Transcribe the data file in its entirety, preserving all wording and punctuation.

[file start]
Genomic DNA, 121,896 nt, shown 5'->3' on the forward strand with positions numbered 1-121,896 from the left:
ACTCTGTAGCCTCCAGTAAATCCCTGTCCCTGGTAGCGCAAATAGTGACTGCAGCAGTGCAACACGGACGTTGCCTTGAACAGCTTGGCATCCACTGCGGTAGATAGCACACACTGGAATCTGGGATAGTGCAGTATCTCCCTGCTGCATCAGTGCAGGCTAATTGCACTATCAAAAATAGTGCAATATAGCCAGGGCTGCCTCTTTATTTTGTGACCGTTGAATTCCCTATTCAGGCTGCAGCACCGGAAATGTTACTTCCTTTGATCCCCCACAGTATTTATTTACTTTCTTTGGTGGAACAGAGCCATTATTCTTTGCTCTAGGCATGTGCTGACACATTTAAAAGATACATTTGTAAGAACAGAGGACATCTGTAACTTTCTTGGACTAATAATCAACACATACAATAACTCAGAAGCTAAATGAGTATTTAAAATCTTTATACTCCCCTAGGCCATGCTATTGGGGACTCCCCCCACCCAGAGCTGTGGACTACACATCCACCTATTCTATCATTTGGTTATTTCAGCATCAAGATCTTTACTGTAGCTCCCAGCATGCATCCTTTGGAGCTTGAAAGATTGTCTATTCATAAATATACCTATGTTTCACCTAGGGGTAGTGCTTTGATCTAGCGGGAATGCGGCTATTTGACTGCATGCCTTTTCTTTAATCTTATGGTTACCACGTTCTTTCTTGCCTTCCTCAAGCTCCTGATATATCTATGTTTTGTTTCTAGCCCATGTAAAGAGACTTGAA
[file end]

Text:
Genomic DNA, 121,896 nt, shown 5'->3' on the forward strand with positions numbered 1-121,896 from the left:
ACTCTGTAGCCTCCAGTAAATCCCTGTCCCTGGTAGCGCAAATAGTGACTGCAGCAGTGCAACACGGACGTTGCCTTGAACAGCTTGGCATCCACTGCGGTAGATAGCACACACTGGAATCTGGGATAGTGCAGTATCTCCCTGCTGCATCAGTGCAGGCTAATTGCACTATCAAAAATAGTGCAATATAGCCAGGGCTGCCTCTTTATTTTGTGACCGTTGAATTCCCTATTCAGGCTGCAGCACCGGAAATGTTACTTCCTTTGATCCCCCACAGTATTTATTTACTTTCTTTGGTGGAACAGAGCCATTATTCTTTGCTCTAGGCATGTGCTGACACATTTAAAAGATACATTTGTAAGAACAGAGGACATCTGTAACTTTCTTGGACTAATAATCAACACATACAATAACTCAGAAGCTAAATGAGTATTTAAAATCTTTATACTCCCCTAGGCCATGCTATTGGGGACTCCCCCCACCCAGAGCTGTGGACTACACATCCACCTATTCTATCATTTGGTTATTTCAGCATCAAGATCTTTACTGTAGCTCCCAGCATGCATCCTTTGGAGCTTGAAAGATTGTCTATTCATAAATATACCTATGTTTCACCTAGGGGTAGTGCTTTGATCTAGCGGGAATGCGGCTATTTGACTGCATGCCTTTTCTTTAATCTTATGGTTACCACGTTCTTTCTTGCCTTCCTCAAGCTCCTGATATATCTATGTTTTGTTTCTAGCCCATGTAAAGAGACTTGAA